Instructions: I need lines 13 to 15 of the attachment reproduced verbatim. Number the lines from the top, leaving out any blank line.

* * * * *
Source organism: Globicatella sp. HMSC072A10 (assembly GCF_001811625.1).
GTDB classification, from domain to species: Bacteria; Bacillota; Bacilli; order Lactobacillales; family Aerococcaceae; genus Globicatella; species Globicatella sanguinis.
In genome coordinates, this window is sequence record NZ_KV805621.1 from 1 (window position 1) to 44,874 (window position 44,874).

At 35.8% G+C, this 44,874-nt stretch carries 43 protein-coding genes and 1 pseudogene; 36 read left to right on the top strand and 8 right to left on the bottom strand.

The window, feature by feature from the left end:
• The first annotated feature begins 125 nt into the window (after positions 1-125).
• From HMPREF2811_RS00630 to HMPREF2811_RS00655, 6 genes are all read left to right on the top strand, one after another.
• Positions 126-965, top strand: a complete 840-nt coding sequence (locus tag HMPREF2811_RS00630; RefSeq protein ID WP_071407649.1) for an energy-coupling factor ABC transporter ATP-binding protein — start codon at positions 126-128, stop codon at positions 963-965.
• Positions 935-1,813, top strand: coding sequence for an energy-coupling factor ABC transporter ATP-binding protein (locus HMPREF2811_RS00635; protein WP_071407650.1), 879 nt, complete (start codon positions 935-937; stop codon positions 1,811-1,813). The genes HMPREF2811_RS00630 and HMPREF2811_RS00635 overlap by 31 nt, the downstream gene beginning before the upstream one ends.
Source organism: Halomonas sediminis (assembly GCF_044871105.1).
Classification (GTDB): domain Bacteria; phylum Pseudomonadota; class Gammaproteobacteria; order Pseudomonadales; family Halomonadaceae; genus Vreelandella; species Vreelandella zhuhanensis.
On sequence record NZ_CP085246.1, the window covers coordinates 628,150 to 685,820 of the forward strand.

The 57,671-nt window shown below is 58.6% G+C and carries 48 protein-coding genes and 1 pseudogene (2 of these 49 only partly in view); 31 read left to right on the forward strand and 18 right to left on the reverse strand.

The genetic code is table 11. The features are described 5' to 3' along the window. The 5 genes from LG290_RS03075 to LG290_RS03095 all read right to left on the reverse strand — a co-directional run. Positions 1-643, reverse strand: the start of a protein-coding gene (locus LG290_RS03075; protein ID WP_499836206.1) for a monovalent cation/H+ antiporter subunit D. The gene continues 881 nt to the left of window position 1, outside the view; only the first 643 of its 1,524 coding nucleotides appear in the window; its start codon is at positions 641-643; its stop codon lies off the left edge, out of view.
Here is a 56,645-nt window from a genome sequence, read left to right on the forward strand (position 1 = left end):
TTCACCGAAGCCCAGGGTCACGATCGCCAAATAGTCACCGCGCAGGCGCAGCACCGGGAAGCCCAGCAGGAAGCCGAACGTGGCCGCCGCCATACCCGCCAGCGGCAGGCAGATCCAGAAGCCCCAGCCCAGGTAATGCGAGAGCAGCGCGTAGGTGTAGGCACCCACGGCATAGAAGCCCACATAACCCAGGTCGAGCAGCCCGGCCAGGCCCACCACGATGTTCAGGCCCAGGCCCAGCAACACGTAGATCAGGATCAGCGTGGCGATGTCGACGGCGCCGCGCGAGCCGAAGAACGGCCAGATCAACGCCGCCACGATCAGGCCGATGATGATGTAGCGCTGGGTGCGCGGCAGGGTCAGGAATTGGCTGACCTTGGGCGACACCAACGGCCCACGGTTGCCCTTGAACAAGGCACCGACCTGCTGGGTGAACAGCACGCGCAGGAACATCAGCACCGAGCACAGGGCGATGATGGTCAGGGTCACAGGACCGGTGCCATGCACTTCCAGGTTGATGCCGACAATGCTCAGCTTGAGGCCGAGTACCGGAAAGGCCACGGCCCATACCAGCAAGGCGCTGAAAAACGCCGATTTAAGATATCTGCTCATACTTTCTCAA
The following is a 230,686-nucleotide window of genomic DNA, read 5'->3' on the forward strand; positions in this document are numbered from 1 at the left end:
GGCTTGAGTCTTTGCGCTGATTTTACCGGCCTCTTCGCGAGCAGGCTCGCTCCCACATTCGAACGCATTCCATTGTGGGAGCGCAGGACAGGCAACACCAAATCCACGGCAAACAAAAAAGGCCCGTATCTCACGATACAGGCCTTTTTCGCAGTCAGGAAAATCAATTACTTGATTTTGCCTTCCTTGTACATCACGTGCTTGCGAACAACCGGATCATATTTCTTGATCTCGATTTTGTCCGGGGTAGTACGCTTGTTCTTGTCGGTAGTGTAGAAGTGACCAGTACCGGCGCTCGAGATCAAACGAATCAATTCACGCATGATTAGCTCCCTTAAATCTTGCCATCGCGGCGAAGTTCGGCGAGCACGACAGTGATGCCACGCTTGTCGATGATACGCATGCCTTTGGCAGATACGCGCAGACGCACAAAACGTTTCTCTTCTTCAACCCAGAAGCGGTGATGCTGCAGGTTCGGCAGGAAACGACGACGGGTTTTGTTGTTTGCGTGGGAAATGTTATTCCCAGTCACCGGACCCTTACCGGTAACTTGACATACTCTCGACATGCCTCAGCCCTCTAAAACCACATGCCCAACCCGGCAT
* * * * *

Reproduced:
The 57,671-nt window shown below is 58.6% G+C and carries 48 protein-coding genes and 1 pseudogene (2 of these 49 only partly in view); 31 read left to right on the forward strand and 18 right to left on the reverse strand.

The genetic code is table 11. The features are described 5' to 3' along the window. The 5 genes from LG290_RS03075 to LG290_RS03095 all read right to left on the reverse strand — a co-directional run. Positions 1-643, reverse strand: the start of a protein-coding gene (locus LG290_RS03075; protein ID WP_499836206.1) for a monovalent cation/H+ antiporter subunit D. The gene continues 881 nt to the left of window position 1, outside the view; only the first 643 of its 1,524 coding nucleotides appear in the window; its start codon is at positions 641-643; its stop codon lies off the left edge, out of view.
Here is a 56,645-nt window from a genome sequence, read left to right on the forward strand (position 1 = left end):